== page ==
The fund merits Morningstar’s coveted five-star rating for its ability to consistently deliver above-average returns while keeping risk at average or below-average levels. DON has handily beat the competition over every significant time period, and even bested the S&P 500 in the trailing 10- and one-year periods.
Turnover is on the low side at 27% per year, and DON’s expense ratio of 0.38% compares favorably to the 0.44% average for the mid-cap value category.
Market value: $4.4 billion
Dividend yield: 2.2%
ProShares S&P 500 Dividend Aristocrats ETF (NOBL, $67.20) markets itself as the only ETF tracking the S&P 500 Dividend Aristocrats – an elite group of 57 high-quality dividend stocks that have delivered at least 25 consecutive years of dividend growth.
This fund invests in all 57 stocks, which are equally weighted, so no single stock makes up more than 2% of the fund’s assets at rebalancing. Top holdings at the moment, however, include Roper Technologies (ROP), Air Products and Chemicals (APD) and Dover (DOV). The fund is heaviest in industrials (23.3%) at the moment, as well as consumer staples (22.1%), with double-digit weights in financials (12.3%), materials (10.9%), consumer discretionary (10.5%) and health care (10.2%).
The fund’s five-year returns – its 10.9% annual average is neck-and-neck with the S&P 500 and better than 90% of its large-cap blend peers – and below-average risk have earned it the coveted five-star ranking from Morningstar. Meanwhile, its 0.35% expense ratio is aligned with the category average, and annual turnover is modest at just 22%.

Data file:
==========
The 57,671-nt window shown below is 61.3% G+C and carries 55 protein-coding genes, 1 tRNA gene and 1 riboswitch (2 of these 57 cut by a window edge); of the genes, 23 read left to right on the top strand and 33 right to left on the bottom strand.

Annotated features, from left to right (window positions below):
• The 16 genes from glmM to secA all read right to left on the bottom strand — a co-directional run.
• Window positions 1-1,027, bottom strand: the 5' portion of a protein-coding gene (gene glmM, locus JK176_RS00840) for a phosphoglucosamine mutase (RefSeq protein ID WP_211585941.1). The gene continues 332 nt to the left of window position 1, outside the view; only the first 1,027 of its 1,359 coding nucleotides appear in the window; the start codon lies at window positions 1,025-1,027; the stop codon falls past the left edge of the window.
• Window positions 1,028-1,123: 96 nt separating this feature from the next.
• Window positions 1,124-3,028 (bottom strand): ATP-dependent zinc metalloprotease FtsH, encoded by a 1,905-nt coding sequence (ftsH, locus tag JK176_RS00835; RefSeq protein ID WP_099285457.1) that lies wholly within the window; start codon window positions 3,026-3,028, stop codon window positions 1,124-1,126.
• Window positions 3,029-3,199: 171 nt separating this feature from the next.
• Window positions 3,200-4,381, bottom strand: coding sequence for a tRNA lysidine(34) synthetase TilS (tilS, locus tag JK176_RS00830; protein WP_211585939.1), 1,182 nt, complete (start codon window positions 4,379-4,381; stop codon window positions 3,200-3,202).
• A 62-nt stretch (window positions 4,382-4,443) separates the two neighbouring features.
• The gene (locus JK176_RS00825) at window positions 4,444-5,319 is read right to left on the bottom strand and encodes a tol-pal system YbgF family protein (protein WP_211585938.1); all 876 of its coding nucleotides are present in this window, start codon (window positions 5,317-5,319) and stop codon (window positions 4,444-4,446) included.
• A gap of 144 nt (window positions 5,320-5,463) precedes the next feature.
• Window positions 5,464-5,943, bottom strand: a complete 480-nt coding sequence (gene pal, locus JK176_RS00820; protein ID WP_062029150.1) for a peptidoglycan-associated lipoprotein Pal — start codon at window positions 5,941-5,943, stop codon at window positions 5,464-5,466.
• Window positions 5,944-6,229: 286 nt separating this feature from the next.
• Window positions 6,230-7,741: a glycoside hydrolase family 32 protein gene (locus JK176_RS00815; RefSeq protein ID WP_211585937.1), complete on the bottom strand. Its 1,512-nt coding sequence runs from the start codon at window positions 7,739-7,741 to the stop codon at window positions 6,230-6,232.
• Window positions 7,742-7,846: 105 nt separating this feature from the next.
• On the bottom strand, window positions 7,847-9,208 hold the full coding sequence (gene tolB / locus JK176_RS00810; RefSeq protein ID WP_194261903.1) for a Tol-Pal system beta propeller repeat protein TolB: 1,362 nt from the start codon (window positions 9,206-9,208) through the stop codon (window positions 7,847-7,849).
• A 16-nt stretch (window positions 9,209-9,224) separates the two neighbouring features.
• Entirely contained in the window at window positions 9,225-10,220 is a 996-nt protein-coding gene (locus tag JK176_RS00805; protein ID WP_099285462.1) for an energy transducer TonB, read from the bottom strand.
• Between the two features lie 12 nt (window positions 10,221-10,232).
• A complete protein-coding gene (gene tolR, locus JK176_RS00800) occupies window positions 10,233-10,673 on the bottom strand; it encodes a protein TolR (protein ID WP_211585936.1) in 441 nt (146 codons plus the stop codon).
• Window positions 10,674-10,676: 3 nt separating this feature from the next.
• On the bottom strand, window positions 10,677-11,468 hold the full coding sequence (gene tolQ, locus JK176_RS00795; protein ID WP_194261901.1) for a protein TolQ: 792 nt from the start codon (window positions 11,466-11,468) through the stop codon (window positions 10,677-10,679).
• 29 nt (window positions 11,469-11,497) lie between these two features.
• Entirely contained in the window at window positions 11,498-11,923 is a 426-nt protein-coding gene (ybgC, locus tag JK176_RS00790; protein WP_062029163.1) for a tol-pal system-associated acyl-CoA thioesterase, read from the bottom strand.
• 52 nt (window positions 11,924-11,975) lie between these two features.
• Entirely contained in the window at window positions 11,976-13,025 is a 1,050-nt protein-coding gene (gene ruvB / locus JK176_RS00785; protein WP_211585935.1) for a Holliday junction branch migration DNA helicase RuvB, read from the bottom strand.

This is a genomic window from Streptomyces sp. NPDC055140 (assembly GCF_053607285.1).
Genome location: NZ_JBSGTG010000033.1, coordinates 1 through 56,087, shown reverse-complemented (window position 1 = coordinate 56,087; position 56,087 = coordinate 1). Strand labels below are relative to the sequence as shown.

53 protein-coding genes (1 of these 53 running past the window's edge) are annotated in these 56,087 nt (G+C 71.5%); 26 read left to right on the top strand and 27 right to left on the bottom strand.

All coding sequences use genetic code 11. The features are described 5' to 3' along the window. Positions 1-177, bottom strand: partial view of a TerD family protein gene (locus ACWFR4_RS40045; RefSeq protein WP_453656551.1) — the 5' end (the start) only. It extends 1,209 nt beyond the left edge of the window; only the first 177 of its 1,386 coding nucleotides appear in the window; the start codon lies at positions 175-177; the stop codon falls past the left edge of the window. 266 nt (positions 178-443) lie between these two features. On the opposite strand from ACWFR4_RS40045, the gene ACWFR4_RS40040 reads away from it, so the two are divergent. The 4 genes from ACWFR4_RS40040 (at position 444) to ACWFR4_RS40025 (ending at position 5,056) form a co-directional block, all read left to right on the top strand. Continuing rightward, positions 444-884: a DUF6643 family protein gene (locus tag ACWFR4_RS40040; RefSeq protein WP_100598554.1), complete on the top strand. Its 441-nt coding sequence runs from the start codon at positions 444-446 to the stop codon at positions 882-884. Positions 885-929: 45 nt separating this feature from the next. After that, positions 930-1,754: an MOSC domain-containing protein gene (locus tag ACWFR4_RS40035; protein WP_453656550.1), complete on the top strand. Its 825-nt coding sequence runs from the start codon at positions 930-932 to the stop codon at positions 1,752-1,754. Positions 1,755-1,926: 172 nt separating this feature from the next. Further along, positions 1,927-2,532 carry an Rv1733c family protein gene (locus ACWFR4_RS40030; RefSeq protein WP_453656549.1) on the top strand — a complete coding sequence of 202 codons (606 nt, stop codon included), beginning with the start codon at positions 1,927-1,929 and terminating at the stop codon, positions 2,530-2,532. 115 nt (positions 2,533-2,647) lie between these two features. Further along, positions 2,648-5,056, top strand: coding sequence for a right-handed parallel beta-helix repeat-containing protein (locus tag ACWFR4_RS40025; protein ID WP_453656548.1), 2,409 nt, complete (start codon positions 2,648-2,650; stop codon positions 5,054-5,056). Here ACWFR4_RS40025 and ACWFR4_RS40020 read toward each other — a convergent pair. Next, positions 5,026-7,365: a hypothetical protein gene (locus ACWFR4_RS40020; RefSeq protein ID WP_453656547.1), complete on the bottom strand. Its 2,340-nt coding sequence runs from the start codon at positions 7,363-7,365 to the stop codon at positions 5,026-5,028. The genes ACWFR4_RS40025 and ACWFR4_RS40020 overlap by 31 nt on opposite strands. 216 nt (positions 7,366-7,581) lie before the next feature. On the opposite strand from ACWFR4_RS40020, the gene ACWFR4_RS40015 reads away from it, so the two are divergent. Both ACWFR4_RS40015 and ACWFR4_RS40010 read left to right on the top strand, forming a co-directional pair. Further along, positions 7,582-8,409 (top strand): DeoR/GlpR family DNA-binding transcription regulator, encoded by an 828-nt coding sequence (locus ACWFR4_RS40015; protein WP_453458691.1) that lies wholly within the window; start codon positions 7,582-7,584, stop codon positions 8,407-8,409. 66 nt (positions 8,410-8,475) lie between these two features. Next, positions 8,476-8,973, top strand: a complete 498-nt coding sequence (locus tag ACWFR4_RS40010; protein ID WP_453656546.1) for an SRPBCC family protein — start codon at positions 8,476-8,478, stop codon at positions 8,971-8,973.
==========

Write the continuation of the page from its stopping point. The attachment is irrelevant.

Just note that while Dividend Aristocrats are high-dividend-growth stocks, they’re typically not high-yield stocks. NOBL yields just a little more than the S&P 500’s 1.8%.
Objective: High income
Market value: $17.3 billion
Dividend yield: 3.3%
The Morningstar five-star-rated iShares Select Dividend ETF (DVY, $99.71) is a great index fund for investors seeking higher-than-average yield and a portfolio of stocks that have met stringent criteria for dividend growth and payout coverage.
DVY’s portfolio, which turns over at a light rate of 28% per year, typically consists of 100 stocks. It currently leans toward utility stocks (24.9%), but also has large weights in financials (14.5%) and consumer discretionary stocks (14.2%). The fund’s top 10 holdings are stocked with big American brand name such as Ford (F), AT&T (T) and Marlboro maker Altria (MO), but also includes energy companies like Dominion Energy (D) and even tech companies such as Qualcomm (QCOM) and Seagate (STX). All told, top 10 holdings make up just 18% of the fund, so it’s not too concentrated at the top.
DVY’s 0.39% expenses are a bit more than the 0.35% average expense ratio for the large-cap value category, but the fund has outperformed the category in every meaningful time period. That includes an average 16.2% annual return over the past decade, which beat the S&P 500 – something the fund admittedly has had trouble doing more recently. That said, volatility has consistently averaged 10% to 14% lower than the S&P 500 and other funds in the large-cap value category.
Market value: $23.1 billion
Dividend yield: 3.1%